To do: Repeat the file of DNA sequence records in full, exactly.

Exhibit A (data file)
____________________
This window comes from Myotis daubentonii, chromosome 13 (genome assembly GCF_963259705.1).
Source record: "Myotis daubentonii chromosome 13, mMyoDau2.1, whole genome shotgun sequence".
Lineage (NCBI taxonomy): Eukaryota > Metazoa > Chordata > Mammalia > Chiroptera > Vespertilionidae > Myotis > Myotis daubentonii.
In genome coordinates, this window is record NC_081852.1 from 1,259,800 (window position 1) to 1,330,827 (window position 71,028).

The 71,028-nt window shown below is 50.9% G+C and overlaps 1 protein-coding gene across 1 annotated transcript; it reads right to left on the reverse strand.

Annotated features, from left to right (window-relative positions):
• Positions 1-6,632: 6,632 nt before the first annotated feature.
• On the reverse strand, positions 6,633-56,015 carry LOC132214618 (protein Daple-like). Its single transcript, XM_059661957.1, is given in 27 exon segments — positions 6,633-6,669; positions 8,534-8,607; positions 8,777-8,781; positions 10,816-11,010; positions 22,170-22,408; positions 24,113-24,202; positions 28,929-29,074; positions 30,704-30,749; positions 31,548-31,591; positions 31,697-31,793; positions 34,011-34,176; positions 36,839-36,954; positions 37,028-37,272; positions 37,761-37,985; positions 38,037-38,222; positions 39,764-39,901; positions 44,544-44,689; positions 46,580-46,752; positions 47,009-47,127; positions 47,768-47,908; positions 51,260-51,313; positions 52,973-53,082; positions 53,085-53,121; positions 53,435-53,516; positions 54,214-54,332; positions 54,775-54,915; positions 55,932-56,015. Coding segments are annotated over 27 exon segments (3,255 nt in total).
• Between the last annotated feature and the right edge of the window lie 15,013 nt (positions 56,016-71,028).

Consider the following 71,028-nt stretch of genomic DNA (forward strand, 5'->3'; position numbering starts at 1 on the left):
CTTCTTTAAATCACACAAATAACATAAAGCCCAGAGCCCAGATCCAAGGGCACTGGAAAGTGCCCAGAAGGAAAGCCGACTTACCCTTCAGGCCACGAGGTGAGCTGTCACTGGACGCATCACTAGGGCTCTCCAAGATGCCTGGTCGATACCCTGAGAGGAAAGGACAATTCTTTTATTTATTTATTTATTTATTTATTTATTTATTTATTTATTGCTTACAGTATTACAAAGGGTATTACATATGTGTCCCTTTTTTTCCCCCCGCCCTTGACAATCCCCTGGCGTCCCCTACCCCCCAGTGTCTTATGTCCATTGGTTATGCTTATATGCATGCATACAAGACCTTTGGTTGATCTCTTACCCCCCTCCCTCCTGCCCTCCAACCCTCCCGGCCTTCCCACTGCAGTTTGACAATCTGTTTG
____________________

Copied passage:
This window comes from Myotis daubentonii, chromosome 13 (genome assembly GCF_963259705.1).
Source record: "Myotis daubentonii chromosome 13, mMyoDau2.1, whole genome shotgun sequence".
Lineage (NCBI taxonomy): Eukaryota > Metazoa > Chordata > Mammalia > Chiroptera > Vespertilionidae > Myotis > Myotis daubentonii.
In genome coordinates, this window is record NC_081852.1 from 1,259,800 (window position 1) to 1,330,827 (window position 71,028).

The 71,028-nt window shown below is 50.9% G+C and overlaps 1 protein-coding gene across 1 annotated transcript; it reads right to left on the reverse strand.

Annotated features, from left to right (window-relative positions):
• Positions 1-6,632: 6,632 nt before the first annotated feature.
• On the reverse strand, positions 6,633-56,015 carry LOC132214618 (protein Daple-like). Its single transcript, XM_059661957.1, is given in 27 exon segments — positions 6,633-6,669; positions 8,534-8,607; positions 8,777-8,781; positions 10,816-11,010; positions 22,170-22,408; positions 24,113-24,202; positions 28,929-29,074; positions 30,704-30,749; positions 31,548-31,591; positions 31,697-31,793; positions 34,011-34,176; positions 36,839-36,954; positions 37,028-37,272; positions 37,761-37,985; positions 38,037-38,222; positions 39,764-39,901; positions 44,544-44,689; positions 46,580-46,752; positions 47,009-47,127; positions 47,768-47,908; positions 51,260-51,313; positions 52,973-53,082; positions 53,085-53,121; positions 53,435-53,516; positions 54,214-54,332; positions 54,775-54,915; positions 55,932-56,015. Coding segments are annotated over 27 exon segments (3,255 nt in total).
• Between the last annotated feature and the right edge of the window lie 15,013 nt (positions 56,016-71,028).

Consider the following 71,028-nt stretch of genomic DNA (forward strand, 5'->3'; position numbering starts at 1 on the left):
CTTCTTTAAATCACACAAATAACATAAAGCCCAGAGCCCAGATCCAAGGGCACTGGAAAGTGCCCAGAAGGAAAGCCGACTTACCCTTCAGGCCACGAGGTGAGCTGTCACTGGACGCATCACTAGGGCTCTCCAAGATGCCTGGTCGATACCCTGAGAGGAAAGGACAATTCTTTTATTTATTTATTTATTTATTTATTTATTTATTTATTTATTGCTTACAGTATTACAAAGGGTATTACATATGTGTCCCTTTTTTTCCCCCCGCCCTTGACAATCCCCTGGCGTCCCCTACCCCCCAGTGTCTTATGTCCATTGGTTATGCTTATATGCATGCATACAAGACCTTTGGTTGATCTCTTACCCCCCTCCCTCCTGCCCTCCAACCCTCCCGGCCTTCCCACTGCAGTTTGACAATCTGTTTG